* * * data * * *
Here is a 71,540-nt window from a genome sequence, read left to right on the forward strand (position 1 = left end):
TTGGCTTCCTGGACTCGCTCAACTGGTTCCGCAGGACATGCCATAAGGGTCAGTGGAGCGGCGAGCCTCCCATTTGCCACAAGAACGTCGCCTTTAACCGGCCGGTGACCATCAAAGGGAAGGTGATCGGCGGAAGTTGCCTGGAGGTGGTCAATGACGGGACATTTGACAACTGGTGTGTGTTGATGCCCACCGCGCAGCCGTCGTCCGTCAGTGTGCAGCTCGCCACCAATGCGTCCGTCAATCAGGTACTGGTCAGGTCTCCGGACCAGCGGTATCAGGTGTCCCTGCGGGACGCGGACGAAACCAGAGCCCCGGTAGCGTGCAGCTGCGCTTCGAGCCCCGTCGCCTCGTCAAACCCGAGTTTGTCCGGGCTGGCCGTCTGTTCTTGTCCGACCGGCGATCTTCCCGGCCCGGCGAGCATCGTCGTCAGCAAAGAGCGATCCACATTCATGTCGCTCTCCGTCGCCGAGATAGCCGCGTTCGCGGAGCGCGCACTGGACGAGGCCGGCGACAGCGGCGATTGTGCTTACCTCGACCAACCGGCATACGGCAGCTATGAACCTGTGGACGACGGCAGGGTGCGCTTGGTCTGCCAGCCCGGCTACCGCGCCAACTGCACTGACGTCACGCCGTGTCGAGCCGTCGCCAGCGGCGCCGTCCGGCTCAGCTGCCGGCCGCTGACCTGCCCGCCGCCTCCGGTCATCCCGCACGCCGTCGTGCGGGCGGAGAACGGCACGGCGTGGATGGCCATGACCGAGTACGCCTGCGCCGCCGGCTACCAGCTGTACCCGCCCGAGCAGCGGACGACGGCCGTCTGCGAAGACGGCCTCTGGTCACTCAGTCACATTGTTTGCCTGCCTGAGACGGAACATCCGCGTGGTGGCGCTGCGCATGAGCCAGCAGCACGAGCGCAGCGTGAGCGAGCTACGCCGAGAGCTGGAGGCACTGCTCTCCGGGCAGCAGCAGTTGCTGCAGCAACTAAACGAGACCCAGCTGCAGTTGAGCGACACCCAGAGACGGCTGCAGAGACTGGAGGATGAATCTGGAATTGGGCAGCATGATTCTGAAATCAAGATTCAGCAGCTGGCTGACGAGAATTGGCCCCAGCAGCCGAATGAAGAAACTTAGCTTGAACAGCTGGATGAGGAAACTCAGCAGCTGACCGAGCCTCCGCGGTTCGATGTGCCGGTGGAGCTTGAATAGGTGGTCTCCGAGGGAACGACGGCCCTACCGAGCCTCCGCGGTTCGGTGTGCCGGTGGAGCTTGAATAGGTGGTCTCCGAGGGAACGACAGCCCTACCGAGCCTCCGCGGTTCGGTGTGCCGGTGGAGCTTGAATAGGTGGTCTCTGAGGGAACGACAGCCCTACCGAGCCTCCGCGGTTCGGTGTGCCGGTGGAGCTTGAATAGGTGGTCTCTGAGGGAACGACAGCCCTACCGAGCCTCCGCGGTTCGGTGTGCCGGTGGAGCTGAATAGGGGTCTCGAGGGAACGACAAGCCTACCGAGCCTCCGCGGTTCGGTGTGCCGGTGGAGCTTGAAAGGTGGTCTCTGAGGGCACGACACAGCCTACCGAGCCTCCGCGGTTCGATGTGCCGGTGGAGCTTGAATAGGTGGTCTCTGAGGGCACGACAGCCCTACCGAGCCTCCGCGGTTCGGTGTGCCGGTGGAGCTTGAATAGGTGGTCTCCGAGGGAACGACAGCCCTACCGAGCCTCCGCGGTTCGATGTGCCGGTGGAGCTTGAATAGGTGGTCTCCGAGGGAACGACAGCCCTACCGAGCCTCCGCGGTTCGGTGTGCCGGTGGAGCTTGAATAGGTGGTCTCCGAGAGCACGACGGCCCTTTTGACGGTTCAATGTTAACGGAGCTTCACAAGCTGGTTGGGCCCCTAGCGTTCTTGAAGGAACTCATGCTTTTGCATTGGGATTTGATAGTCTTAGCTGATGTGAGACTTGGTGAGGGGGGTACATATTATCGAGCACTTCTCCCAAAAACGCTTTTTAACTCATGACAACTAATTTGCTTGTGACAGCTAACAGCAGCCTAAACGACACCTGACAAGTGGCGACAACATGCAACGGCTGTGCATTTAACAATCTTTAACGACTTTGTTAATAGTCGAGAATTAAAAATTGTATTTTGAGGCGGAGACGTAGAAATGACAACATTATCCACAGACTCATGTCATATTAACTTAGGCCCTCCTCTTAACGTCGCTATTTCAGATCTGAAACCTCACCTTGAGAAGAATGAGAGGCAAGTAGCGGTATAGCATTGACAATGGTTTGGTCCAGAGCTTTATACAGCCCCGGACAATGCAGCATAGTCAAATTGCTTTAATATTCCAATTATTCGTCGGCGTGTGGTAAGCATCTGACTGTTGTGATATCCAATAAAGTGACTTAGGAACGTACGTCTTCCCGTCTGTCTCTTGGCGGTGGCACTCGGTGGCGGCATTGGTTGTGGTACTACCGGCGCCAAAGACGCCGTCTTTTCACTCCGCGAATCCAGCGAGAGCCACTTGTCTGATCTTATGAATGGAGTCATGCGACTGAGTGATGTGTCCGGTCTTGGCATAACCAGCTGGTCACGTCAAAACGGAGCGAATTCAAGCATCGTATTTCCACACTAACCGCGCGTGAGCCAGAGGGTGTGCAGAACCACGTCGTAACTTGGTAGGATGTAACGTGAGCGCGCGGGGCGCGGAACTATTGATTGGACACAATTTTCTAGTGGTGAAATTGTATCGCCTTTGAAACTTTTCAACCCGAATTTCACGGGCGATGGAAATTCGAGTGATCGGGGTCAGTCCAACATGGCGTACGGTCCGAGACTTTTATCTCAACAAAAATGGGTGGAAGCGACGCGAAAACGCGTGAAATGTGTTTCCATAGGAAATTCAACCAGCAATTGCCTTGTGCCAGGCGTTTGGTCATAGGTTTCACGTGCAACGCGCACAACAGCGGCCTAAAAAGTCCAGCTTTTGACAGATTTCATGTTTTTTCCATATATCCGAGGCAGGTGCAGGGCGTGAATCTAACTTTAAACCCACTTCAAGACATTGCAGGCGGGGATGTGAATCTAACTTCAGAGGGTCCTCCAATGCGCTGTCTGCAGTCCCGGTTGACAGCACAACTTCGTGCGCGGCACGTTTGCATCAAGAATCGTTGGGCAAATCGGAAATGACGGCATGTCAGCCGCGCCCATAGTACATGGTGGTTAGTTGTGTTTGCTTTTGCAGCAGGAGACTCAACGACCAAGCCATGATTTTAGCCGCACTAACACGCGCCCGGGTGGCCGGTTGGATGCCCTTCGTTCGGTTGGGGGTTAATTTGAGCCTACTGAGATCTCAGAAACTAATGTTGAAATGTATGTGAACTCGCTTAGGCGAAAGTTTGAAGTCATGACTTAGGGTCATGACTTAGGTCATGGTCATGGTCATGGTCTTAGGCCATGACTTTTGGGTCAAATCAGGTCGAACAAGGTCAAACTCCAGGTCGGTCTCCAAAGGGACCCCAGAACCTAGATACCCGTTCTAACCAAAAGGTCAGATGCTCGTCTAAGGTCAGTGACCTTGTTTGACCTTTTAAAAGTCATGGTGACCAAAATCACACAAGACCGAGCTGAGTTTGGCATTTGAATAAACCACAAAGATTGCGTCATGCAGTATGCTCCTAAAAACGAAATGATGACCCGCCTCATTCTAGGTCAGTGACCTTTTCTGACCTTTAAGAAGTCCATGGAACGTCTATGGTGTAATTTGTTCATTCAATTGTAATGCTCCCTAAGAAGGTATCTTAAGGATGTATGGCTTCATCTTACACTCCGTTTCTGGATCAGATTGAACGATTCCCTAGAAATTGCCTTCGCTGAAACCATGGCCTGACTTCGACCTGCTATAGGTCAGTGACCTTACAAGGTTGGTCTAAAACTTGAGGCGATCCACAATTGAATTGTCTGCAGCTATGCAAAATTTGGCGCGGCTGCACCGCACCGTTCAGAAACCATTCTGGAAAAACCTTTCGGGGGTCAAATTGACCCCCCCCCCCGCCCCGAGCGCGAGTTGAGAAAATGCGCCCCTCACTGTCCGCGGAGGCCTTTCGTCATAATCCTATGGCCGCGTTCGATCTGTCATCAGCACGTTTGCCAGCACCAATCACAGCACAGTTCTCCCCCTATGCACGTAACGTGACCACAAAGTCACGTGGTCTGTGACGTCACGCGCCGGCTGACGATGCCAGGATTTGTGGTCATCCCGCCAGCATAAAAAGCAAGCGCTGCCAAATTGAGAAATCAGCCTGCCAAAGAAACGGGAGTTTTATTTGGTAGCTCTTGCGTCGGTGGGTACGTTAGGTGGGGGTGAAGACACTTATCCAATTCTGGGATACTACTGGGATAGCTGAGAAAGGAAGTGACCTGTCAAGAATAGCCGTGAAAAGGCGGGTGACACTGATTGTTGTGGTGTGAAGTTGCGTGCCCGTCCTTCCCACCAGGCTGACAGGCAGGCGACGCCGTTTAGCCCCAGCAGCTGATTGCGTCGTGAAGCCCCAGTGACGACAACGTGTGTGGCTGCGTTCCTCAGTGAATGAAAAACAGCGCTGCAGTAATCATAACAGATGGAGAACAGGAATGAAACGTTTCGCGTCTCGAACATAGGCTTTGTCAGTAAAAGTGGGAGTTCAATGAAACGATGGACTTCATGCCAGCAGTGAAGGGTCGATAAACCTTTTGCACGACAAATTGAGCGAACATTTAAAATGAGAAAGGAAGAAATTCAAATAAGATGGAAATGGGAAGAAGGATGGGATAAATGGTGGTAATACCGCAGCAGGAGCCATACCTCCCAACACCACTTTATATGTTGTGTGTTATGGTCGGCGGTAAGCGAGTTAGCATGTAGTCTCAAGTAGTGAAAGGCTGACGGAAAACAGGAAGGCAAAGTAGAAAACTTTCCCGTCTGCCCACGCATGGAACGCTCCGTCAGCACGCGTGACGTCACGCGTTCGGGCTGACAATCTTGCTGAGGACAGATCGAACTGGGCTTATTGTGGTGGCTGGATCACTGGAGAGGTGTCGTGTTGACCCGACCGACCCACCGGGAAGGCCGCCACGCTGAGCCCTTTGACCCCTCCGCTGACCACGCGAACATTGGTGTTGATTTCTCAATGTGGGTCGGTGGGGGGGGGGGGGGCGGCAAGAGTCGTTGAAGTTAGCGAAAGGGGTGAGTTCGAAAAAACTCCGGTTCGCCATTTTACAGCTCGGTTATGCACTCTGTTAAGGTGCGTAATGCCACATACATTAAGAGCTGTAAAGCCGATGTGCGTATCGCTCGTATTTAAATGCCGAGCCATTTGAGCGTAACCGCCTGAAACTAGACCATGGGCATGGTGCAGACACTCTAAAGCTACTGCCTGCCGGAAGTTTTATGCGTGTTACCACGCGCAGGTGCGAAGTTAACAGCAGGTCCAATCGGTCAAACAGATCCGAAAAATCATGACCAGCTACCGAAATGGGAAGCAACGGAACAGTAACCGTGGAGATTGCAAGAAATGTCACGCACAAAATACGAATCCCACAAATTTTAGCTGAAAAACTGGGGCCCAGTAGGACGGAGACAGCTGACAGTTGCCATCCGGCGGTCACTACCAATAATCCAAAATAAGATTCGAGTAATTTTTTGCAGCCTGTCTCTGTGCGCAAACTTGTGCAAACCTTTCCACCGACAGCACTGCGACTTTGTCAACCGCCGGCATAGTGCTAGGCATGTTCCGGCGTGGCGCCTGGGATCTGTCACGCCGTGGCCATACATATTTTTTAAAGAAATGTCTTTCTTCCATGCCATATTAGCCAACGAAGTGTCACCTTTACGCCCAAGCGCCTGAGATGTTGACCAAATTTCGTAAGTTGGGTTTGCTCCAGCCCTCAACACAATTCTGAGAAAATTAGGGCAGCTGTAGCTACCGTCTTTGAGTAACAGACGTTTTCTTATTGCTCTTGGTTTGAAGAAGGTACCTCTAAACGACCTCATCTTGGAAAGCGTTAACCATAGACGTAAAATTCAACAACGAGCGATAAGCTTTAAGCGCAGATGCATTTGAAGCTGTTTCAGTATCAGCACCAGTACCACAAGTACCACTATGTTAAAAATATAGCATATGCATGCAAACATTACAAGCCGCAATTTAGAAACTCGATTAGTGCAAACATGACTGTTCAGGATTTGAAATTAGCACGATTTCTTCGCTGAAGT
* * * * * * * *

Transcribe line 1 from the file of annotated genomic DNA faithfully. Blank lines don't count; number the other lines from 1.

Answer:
Here is a 71,540-nt window from a genome sequence, read left to right on the forward strand (position 1 = left end):